By Jeanne Sager
The short sale process can seem intimidating, yet getting a handle on the steps can make it a lot less scary—and help home sellers navigate a difficult financial situation without too much damage.
A short sale—where homeowners sell their property for less than they owe on their mortgage—is often the last resort for people who can’t pay their mortgage and are facing foreclosure, explains Rachel Ivers, a junior agent at The Blake Team at Keller Williams in Aurora, CO.
So how does the short sale process work? Here are the steps involved, and what happens after the short sale is complete.
1. Consider a loan modification first
Before you assume you must have a short sale, talk to your lender or housing counselor about your situation. You may be able to get a loan modification and avoid having to sell your home, says Michele Lerner, author of “Homebuying: Tough Times, First Time, Any Time.”
The federal Home Affordable Modification Program, a project run by the U.S. Department of Housing and Urban Development, may be an option. If you’re eligible for HAMP, your mortgage company will likely put you on a three-month trial plan, giving you time to show you can make timely payments at a new monthly payment level. If you make it through the trial, you may have a new mortgage payment and avoid moving ahead with a short sale.
If loan modification is not an option, the next step is to move forward with a short sale.
2. Talk to your lender about a short sale
Since a short sale means you’re trying to sell your house for less than you owe on your mortgage, your lender will have to sign off on it. But first, the lender is going to need proof that the short sale must happen, says real estate agent Lisa Blake, also of The Blake Team at Keller Williams.
“The sellers must submit a short sale packet, which includes hardship papers,” Blake says. “Hardship papers show the bank that the seller is, in fact, undergoing financial hardship.”
That paperwork may include bank statements and account information, income statements such as pay stubs, copies of bills and various expenses, asset disclosures, and more.
3. Contact a real estate agent
Of course, you’ll need a real estate agent to sell your property—and since short sales are complex, you’ll want an agent with experience in the short sale process to handle the deal.
You can search for agents in your area with certain expertise on realtor.com®’s Find a Realtor tool. Keep an eye out for someone who has become a Certified Distressed Property Expert, which means the pro has completed coursework related to short sales and foreclosures.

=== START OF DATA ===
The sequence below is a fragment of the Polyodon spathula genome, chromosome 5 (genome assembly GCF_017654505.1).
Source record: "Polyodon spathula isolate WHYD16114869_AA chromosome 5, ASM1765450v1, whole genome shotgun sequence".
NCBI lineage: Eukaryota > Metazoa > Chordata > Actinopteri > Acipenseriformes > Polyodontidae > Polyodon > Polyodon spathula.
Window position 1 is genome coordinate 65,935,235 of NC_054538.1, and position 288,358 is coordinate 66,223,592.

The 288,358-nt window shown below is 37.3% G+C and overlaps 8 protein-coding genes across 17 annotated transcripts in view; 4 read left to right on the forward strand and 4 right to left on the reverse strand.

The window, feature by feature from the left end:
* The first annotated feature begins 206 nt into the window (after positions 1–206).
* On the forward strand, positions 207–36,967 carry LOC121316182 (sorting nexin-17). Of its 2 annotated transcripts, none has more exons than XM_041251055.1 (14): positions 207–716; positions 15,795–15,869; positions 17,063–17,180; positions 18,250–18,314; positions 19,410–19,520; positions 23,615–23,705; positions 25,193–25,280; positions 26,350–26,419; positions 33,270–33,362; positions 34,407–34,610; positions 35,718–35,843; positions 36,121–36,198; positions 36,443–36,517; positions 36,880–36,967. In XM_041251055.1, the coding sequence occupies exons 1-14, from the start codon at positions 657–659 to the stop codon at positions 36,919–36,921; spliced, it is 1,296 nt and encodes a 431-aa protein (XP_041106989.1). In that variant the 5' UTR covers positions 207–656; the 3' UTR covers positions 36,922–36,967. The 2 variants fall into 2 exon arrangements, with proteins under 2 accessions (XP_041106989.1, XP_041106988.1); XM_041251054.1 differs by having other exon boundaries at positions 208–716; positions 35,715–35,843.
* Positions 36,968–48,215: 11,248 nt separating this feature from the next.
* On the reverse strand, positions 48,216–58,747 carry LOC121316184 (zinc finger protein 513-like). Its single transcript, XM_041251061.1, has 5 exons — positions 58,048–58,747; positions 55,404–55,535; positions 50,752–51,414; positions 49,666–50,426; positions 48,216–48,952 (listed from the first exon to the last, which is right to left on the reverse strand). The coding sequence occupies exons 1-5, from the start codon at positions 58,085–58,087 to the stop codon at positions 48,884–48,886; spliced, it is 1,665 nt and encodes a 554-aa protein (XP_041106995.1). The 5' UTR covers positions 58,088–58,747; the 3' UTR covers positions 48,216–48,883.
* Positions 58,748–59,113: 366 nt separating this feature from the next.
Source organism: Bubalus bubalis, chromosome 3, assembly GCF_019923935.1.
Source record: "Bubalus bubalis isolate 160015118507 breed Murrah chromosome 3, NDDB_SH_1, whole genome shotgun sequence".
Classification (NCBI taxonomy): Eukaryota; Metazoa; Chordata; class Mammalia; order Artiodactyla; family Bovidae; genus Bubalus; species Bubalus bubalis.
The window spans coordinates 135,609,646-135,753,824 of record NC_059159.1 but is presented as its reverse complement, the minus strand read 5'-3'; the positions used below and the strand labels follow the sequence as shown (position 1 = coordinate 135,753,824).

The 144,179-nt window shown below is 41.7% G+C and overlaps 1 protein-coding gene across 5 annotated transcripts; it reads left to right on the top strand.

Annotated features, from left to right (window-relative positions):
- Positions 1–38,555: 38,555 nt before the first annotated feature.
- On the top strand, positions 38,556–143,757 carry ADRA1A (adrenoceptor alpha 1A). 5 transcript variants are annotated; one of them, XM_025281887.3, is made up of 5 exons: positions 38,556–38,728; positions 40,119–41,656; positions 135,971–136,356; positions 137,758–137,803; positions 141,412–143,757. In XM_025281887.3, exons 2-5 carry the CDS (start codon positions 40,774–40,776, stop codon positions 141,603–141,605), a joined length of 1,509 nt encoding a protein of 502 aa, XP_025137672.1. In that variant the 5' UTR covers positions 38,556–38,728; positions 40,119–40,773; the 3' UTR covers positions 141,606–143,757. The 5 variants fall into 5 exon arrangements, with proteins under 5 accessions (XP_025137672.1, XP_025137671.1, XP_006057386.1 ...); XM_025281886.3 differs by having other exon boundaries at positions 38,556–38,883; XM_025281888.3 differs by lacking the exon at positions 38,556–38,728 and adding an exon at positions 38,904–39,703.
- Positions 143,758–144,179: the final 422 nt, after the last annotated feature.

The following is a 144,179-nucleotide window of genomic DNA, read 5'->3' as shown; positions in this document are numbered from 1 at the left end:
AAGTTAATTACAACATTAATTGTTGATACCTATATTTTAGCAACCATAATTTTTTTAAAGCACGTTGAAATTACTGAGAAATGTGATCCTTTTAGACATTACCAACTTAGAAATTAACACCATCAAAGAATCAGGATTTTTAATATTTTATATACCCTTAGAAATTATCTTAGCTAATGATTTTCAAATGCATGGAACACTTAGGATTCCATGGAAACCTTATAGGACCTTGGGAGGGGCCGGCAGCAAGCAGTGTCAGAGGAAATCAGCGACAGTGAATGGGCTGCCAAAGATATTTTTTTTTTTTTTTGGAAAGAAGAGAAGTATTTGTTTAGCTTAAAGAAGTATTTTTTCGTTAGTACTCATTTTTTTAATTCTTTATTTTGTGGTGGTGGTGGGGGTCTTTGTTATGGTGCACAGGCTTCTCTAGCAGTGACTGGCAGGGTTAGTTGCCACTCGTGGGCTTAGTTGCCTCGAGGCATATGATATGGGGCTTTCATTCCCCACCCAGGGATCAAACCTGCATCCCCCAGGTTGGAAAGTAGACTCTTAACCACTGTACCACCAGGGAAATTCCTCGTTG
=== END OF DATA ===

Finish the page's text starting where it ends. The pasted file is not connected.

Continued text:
Once you reach out, the agent will then review your financial situation, as well as the home’s estimated value, to come up with a listing price.
4. List your property
This is one step in the short sale process that is like any other property sale—the home in question is listed by your real estate agent, who will try to find a buyer and get the home under contract.
Once you have an offer from a buyer, this will need to be submitted to your lender for review. Further negotiations may be required between your agent, the buyer’s agent, and the lender until a settlement is reached.
If your lender has opted to approve your short sale under the U.S. Treasury’s Home Affordable Foreclosure Alternatives program, this will all be done in about four months. If you didn’t qualify for HAFA, the process can take longer.
5. Close the deal
If your lender approves your buyer, all is good. You move out. The buyer moves in. The funds used to purchase the house will go to your lender, and your mortgage debt will be forgiven. If you qualified for HAFA, you will also walk away with $3,000 in moving expenses. If you didn’t, you simply walk away without that mortgage debt on your shoulders.
After a short sale, how long before I can buy a new home?
Granted, there are repercussions to selling your home in a short sale. The IRS will treat your forgiven mortgage debt as taxable income, so you may still end up owing money to Uncle Sam in the form of income tax. And your credit score could take a hit, since you’re not paying the full debt you agreed to pay when you took out the mortgage.
Yet short sales have a few advantages, too. Not only will they get a seller out from under the threat of foreclosure and out of debt, but they also allow you to stay in your home during the selling process, says Sarah Naylor, an agent with the Patty Turner Group in Rockwall, TX.
Typically you can apply for a conventional loan within four years of a short sale. This may seem long, but it’s far better than foreclosure, where lenders tend to expect you to wait seven years.
“A short sale does look better in the bank’s eyes than a foreclosure,” Naylor adds. “The bank appreciates that you came to them with your inability to pay as opposed to just leaving your home.”